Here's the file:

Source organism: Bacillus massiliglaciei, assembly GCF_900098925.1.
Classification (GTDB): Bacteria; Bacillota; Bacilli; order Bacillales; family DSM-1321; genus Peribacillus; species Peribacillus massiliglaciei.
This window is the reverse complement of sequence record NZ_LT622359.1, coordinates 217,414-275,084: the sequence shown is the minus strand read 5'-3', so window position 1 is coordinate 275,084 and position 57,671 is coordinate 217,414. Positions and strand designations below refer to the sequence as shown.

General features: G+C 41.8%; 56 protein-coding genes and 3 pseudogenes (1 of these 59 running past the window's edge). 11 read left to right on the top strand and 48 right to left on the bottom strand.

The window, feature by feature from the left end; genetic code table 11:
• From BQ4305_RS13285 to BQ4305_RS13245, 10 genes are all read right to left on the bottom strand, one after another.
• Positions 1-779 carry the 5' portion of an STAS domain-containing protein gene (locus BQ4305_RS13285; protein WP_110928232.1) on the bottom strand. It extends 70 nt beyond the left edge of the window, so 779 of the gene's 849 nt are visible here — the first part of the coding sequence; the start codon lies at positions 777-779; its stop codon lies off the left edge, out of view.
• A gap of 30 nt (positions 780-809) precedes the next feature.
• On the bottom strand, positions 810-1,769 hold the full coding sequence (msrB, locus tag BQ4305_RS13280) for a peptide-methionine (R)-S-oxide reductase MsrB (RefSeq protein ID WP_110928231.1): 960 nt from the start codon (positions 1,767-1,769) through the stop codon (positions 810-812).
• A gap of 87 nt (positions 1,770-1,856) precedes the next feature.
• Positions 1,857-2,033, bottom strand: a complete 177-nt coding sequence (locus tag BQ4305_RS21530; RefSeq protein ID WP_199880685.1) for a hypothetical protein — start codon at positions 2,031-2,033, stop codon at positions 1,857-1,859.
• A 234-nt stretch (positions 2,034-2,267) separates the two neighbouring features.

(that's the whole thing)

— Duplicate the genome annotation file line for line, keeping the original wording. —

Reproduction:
Source organism: Bacillus massiliglaciei, assembly GCF_900098925.1.
Classification (GTDB): Bacteria; Bacillota; Bacilli; order Bacillales; family DSM-1321; genus Peribacillus; species Peribacillus massiliglaciei.
This window is the reverse complement of sequence record NZ_LT622359.1, coordinates 217,414-275,084: the sequence shown is the minus strand read 5'-3', so window position 1 is coordinate 275,084 and position 57,671 is coordinate 217,414. Positions and strand designations below refer to the sequence as shown.

General features: G+C 41.8%; 56 protein-coding genes and 3 pseudogenes (1 of these 59 running past the window's edge). 11 read left to right on the top strand and 48 right to left on the bottom strand.

The window, feature by feature from the left end; genetic code table 11:
• From BQ4305_RS13285 to BQ4305_RS13245, 10 genes are all read right to left on the bottom strand, one after another.
• Positions 1-779 carry the 5' portion of an STAS domain-containing protein gene (locus BQ4305_RS13285; protein WP_110928232.1) on the bottom strand. It extends 70 nt beyond the left edge of the window, so 779 of the gene's 849 nt are visible here — the first part of the coding sequence; the start codon lies at positions 777-779; its stop codon lies off the left edge, out of view.
• A gap of 30 nt (positions 780-809) precedes the next feature.
• On the bottom strand, positions 810-1,769 hold the full coding sequence (msrB, locus tag BQ4305_RS13280) for a peptide-methionine (R)-S-oxide reductase MsrB (RefSeq protein ID WP_110928231.1): 960 nt from the start codon (positions 1,767-1,769) through the stop codon (positions 810-812).
• A gap of 87 nt (positions 1,770-1,856) precedes the next feature.
• Positions 1,857-2,033, bottom strand: a complete 177-nt coding sequence (locus tag BQ4305_RS21530; RefSeq protein ID WP_199880685.1) for a hypothetical protein — start codon at positions 2,031-2,033, stop codon at positions 1,857-1,859.
• A 234-nt stretch (positions 2,034-2,267) separates the two neighbouring features.